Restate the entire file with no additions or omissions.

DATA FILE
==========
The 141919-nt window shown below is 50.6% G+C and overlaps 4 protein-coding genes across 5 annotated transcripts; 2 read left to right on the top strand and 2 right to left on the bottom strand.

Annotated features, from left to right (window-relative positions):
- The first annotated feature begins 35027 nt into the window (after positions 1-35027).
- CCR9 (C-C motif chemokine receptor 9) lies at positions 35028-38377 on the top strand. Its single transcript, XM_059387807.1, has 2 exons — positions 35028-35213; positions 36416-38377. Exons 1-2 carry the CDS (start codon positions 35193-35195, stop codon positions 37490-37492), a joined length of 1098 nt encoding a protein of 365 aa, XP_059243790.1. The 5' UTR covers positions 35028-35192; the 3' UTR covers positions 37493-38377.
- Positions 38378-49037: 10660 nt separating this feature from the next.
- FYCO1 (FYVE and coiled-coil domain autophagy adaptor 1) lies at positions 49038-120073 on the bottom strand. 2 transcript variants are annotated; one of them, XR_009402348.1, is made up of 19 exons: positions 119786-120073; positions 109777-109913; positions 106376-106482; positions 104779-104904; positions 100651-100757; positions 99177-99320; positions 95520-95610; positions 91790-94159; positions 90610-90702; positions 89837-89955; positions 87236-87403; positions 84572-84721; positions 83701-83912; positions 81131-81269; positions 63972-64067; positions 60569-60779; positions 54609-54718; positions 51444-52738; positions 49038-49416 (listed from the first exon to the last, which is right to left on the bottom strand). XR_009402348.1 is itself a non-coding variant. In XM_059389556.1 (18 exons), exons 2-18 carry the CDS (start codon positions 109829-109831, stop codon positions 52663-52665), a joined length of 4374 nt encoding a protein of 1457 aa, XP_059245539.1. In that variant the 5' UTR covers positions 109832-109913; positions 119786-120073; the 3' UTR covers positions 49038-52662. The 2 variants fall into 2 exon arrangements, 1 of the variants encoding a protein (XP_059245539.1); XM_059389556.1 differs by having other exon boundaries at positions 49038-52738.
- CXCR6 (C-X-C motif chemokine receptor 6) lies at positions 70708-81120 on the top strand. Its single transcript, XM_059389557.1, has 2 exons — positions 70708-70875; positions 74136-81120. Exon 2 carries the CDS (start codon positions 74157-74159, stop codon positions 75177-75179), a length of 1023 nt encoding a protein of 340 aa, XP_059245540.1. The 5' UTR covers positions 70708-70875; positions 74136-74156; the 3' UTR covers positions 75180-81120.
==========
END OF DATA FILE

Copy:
The 141919-nt window shown below is 50.6% G+C and overlaps 4 protein-coding genes across 5 annotated transcripts; 2 read left to right on the top strand and 2 right to left on the bottom strand.

Annotated features, from left to right (window-relative positions):
- The first annotated feature begins 35027 nt into the window (after positions 1-35027).
- CCR9 (C-C motif chemokine receptor 9) lies at positions 35028-38377 on the top strand. Its single transcript, XM_059387807.1, has 2 exons — positions 35028-35213; positions 36416-38377. Exons 1-2 carry the CDS (start codon positions 35193-35195, stop codon positions 37490-37492), a joined length of 1098 nt encoding a protein of 365 aa, XP_059243790.1. The 5' UTR covers positions 35028-35192; the 3' UTR covers positions 37493-38377.
- Positions 38378-49037: 10660 nt separating this feature from the next.
- FYCO1 (FYVE and coiled-coil domain autophagy adaptor 1) lies at positions 49038-120073 on the bottom strand. 2 transcript variants are annotated; one of them, XR_009402348.1, is made up of 19 exons: positions 119786-120073; positions 109777-109913; positions 106376-106482; positions 104779-104904; positions 100651-100757; positions 99177-99320; positions 95520-95610; positions 91790-94159; positions 90610-90702; positions 89837-89955; positions 87236-87403; positions 84572-84721; positions 83701-83912; positions 81131-81269; positions 63972-64067; positions 60569-60779; positions 54609-54718; positions 51444-52738; positions 49038-49416 (listed from the first exon to the last, which is right to left on the bottom strand). XR_009402348.1 is itself a non-coding variant. In XM_059389556.1 (18 exons), exons 2-18 carry the CDS (start codon positions 109829-109831, stop codon positions 52663-52665), a joined length of 4374 nt encoding a protein of 1457 aa, XP_059245539.1. In that variant the 5' UTR covers positions 109832-109913; positions 119786-120073; the 3' UTR covers positions 49038-52662. The 2 variants fall into 2 exon arrangements, 1 of the variants encoding a protein (XP_059245539.1); XM_059389556.1 differs by having other exon boundaries at positions 49038-52738.
- CXCR6 (C-X-C motif chemokine receptor 6) lies at positions 70708-81120 on the top strand. Its single transcript, XM_059389557.1, has 2 exons — positions 70708-70875; positions 74136-81120. Exon 2 carries the CDS (start codon positions 74157-74159, stop codon positions 75177-75179), a length of 1023 nt encoding a protein of 340 aa, XP_059245540.1. The 5' UTR covers positions 70708-70875; positions 74136-74156; the 3' UTR covers positions 75180-81120.